The 3-4 defense is one of the most popular defensive sets in football. High school teams and NFL teams will use the 3-4 defense to stop high-powered spread offenses. But what exactly is the 3-4 defense, and how do coaches use it?
Football’s 3-4 defense has three defensive linemen and four linebackers. In the defensive backfield, four defensive backs help protect from deep passes. Teams will use this front against every style of offense.
In this article, we will show you exactly what the 3-4 defense is in football and why it’s so popular.
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3-4 Defense In Football
Football coaches use the 3-4 defense to emphasize speed and running instead of using bigger players to clog gaps.
The 3-4 defense is one of the more dynamic schemes in football because defensive coordinators can have their three defensive linemen play specific gaps or slants.
Slanting and misdirection cause offensive linemen to become confused, leading to linebackers making tackles in the backfield.
Fast, skilled defensive linemen often are the anchor for 3-4 schemes.
Defensive Lineman In The 3-4 Scheme
In a 3-4 scheme, the inside defensive lineman is usually called the ‘nose tackle’ or ‘nose guard.’ The nose tackle is supposed to be bigger and more powerful than the other lineman.
The Nose will try to occupy the center and do a technique called 2-gapping. 2-gapping is when the Nose punches the center, responsible for two gaps, often both A gaps.
This means that the center must be able to discard and throw around the opponent’s center can control both gaps. A dominant nose takes the stress off of the interior linebackers.
The outside two defensive linemen are called “defensive ends.” They don’t always have to be big and athletic, but they need to make sure that they can get their hands on their opponent or slant to the proper gap as quickly as possible.
These defensive ends are often in a 3-point stance and will play with their hand on the ground in a 3-point stance. The defensive end is often smaller than the Nose and must beat both the guard and the tackle in a pass rush situation.
Linebackers In The 3-4 Scheme
The inside linebackers in the 3-4 scheme are called the “inside linebackers.” The inside linebackers are usually bigger players with more strength than speed. These players are often tasked with filling the gaps between the center, guard, and tackle (A & B gaps).
The linebackers on the edge of the defensive formation are called ” outside linebackers” or OLBs.
These players are often faster than the inside linebackers because they need to run with tight ends and slot receivers.
These players are often interchangeable to play defensive end. Coaches who want to get to a 4-man line quickly can bring one of their outside linebackers on the line of scrimmage and be in a 4-3 defense.
This is why the personnel is so important in the 3-4 defense, as it allows flexibility within the scheme.
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Defensive Backs In The 3-4 Scheme
The defensive backs in a 3-4 scheme are called the “Free Safety” and the “Strong Safety.” Free safeties are responsible for covering deep halves of the field. This player is often free to be an athlete and cover any defender who comes into their zone.
The other safety is known as a strong safety. Teams will use strong safety as another player to support on-run plays. This player must also be athletic enough to cover receivers in passing concepts.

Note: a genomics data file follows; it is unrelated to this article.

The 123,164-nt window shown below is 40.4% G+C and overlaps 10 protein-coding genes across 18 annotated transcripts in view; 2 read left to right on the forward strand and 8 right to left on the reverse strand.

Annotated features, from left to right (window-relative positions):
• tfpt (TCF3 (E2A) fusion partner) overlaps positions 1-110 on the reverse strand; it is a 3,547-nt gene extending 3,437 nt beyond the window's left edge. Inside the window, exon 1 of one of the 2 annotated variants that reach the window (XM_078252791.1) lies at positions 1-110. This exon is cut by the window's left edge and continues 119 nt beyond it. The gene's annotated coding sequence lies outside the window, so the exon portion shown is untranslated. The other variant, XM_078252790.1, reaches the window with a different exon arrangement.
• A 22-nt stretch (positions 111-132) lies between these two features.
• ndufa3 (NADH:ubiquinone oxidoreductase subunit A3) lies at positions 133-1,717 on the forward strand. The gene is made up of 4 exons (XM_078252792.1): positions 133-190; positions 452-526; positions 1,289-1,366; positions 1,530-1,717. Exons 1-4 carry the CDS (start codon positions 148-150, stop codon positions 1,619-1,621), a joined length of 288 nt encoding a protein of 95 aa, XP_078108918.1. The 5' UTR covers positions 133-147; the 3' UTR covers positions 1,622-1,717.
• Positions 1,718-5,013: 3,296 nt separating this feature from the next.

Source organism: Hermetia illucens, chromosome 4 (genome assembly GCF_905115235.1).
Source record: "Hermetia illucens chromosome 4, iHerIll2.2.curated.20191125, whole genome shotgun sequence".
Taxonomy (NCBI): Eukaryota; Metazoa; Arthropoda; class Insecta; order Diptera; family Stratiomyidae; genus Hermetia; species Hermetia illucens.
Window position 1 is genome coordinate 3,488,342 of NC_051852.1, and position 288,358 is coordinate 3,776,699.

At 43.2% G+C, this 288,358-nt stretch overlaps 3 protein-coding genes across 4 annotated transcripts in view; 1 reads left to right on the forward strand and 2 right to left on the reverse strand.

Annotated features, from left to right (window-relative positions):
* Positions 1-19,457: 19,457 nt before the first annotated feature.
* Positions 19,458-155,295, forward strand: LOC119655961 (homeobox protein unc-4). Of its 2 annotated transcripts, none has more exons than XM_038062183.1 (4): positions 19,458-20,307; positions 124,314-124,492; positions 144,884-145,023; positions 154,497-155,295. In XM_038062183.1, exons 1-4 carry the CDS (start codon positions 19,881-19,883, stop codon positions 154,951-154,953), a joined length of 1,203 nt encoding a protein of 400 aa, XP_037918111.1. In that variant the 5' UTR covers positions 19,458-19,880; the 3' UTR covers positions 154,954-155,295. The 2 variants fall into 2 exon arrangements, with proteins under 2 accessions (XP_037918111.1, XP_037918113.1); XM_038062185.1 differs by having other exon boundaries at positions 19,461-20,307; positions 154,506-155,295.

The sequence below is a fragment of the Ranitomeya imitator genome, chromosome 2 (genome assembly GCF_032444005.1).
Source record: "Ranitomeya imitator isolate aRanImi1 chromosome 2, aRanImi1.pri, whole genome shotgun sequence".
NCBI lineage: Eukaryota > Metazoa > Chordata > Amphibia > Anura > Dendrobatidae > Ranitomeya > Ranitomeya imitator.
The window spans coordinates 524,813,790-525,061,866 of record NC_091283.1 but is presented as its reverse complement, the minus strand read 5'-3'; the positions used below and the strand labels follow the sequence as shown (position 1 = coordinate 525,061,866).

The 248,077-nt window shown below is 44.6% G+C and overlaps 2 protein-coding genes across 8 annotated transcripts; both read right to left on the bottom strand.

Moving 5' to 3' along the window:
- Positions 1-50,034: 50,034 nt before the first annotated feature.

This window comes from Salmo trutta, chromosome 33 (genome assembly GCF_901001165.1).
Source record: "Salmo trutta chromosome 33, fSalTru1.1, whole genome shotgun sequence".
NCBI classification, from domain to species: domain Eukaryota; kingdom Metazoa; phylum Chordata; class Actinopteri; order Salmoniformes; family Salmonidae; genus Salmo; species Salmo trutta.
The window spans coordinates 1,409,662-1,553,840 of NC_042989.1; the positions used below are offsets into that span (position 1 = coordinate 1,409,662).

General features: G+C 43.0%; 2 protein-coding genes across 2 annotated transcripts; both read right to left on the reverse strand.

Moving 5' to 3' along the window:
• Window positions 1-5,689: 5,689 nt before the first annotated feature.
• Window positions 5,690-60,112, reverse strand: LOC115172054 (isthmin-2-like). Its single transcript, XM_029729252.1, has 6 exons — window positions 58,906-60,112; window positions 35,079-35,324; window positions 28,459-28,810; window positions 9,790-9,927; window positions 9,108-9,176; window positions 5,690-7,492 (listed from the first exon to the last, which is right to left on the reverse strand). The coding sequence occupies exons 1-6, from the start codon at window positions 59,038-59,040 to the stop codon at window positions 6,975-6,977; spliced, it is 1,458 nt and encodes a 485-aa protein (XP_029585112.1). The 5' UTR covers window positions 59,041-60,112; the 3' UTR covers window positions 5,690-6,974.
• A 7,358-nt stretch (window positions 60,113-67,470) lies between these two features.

The other defensive backs are called “Cornerbacks” or “CBs.” They are given the task of guarding the wide receivers.
What Coverages Are Run In The 3-4 Defense?
The 3-4 defense is a great defensive scheme to run zone coverages. Any zone coverage can be run, but some are more applicable than others.
Zone coverages are used because four linebackers can help with run plays and pass plays. The coaches can get away with more pass pressure and blitzing safeties and drop linebackers into holes to guard against the pass.
Due to the fact that there is one extra linebacker on the field (in comparison to the 4-3), 3-4 teams can be more creative in how they stunt and run blitzes.
Cover 2 and cover 4 are common passing concepts in the 3-4 defense. For a complete breakdown of Cover 2, check out this article here.
Cover 4 can be run from a match or zone perspective, which is better explained in this video below.
Why Do Teams Run The 3-4 Defense?
Coaches who use the 3-4 defense are often looking to stop a high-powered passing offense or a few power running teams in their area. The 3-4 allows teams to be more athletic than a 4-3 defense.
The 3-4 defense is also very good at disguising coverages and blitzes, as the defensive front can look different on every play.
Coaches who want to show blitz but fall back into zone coverage want this scheme because it’s very flexible and allows them to mix coverages. Power running teams look for gaps and running lanes; the 3-4 disguises where the gaps will come from by using slants and cross blitzes with their linemen.
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Learn more about defensive schemes below.
A 3-4 defensive scheme is not for every defense out there, but they have their purposes. The 3-4 is a base defense that many coaches use to stop running and passing.
The 3-4 defense uses 3 defensive linemen, 4 linebackers, and 4 defensive backs. This scheme is extremely flexible and allows for coaches to slant and use stunts to confuse the defense.
Each scheme is run based on the personnel and players that can run the scheme. If a coach doesn’t have the players to run a 3-4 scheme, they will often elect to play a 4-3 or 4-4 scheme.
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